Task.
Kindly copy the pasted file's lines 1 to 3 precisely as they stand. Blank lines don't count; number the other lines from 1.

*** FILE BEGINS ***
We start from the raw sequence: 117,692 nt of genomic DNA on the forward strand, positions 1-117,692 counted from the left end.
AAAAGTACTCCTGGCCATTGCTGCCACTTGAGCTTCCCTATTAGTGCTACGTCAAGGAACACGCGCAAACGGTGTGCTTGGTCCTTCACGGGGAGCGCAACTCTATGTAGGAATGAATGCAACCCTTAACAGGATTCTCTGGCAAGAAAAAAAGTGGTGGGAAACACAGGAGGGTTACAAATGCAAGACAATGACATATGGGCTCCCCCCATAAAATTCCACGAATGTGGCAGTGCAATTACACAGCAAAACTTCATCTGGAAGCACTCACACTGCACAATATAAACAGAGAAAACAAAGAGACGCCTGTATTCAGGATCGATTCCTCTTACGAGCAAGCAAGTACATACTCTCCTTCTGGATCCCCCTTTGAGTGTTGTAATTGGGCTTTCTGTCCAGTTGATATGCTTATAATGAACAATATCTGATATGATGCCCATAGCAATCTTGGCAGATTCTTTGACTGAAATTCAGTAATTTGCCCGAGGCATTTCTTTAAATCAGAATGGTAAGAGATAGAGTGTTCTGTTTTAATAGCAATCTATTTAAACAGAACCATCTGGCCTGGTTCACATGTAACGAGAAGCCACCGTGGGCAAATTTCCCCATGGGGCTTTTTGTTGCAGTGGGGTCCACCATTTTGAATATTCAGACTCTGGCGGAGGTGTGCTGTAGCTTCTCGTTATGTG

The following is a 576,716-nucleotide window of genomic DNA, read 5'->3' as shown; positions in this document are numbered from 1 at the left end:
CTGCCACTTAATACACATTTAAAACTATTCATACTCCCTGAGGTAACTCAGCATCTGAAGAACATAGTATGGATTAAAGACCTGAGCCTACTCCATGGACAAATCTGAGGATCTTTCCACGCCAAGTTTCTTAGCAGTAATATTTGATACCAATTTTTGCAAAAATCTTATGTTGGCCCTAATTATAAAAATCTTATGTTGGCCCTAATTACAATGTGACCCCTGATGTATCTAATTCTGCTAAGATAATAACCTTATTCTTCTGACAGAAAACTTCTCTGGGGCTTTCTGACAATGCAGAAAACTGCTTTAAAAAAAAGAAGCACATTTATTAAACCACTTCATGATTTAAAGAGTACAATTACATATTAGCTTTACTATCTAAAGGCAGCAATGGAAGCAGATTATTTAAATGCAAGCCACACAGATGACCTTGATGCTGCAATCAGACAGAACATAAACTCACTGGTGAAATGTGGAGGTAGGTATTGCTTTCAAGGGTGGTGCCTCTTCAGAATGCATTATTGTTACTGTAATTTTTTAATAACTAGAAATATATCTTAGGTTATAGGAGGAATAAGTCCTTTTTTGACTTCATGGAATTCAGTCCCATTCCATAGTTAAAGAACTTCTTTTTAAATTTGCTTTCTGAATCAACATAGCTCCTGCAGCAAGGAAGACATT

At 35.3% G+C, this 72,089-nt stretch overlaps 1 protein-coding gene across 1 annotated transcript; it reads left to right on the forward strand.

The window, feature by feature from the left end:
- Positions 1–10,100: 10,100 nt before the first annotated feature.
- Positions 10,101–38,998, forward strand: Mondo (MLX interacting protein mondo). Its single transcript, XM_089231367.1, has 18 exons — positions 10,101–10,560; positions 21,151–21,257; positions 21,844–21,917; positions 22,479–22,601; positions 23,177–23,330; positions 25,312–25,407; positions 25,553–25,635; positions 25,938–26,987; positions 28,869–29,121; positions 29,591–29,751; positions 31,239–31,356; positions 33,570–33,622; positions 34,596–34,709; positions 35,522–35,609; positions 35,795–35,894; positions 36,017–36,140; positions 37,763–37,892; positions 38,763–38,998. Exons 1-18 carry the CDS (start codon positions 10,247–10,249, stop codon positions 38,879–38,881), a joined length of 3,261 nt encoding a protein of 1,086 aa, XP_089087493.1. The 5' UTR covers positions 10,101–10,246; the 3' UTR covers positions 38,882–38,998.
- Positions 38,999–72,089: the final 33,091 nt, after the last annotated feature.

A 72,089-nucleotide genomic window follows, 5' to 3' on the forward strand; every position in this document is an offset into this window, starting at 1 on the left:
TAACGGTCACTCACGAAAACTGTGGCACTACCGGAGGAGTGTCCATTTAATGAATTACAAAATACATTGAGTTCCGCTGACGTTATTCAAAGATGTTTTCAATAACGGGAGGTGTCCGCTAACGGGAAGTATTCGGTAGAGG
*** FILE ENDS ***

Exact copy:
We start from the raw sequence: 117,692 nt of genomic DNA on the forward strand, positions 1-117,692 counted from the left end.
AAAAGTACTCCTGGCCATTGCTGCCACTTGAGCTTCCCTATTAGTGCTACGTCAAGGAACACGCGCAAACGGTGTGCTTGGTCCTTCACGGGGAGCGCAACTCTATGTAGGAATGAATGCAACCCTTAACAGGATTCTCTGGCAAGAAAAAAAGTGGTGGGAAACACAGGAGGGTTACAAATGCAAGACAATGACATATGGGCTCCCCCCATAAAATTCCACGAATGTGGCAGTGCAATTACACAGCAAAACTTCATCTGGAAGCACTCACACTGCACAATATAAACAGAGAAAACAAAGAGACGCCTGTATTCAGGATCGATTCCTCTTACGAGCAAGCAAGTACATACTCTCCTTCTGGATCCCCCTTTGAGTGTTGTAATTGGGCTTTCTGTCCAGTTGATATGCTTATAATGAACAATATCTGATATGATGCCCATAGCAATCTTGGCAGATTCTTTGACTGAAATTCAGTAATTTGCCCGAGGCATTTCTTTAAATCAGAATGGTAAGAGATAGAGTGTTCTGTTTTAATAGCAATCTATTTAAACAGAACCATCTGGCCTGGTTCACATGTAACGAGAAGCCACCGTGGGCAAATTTCCCCATGGGGCTTTTTGTTGCAGTGGGGTCCACCATTTTGAATATTCAGACTCTGGCGGAGGTGTGCTGTAGCTTCTCGTTATGTG

The following is a 576,716-nucleotide window of genomic DNA, read 5'->3' as shown; positions in this document are numbered from 1 at the left end: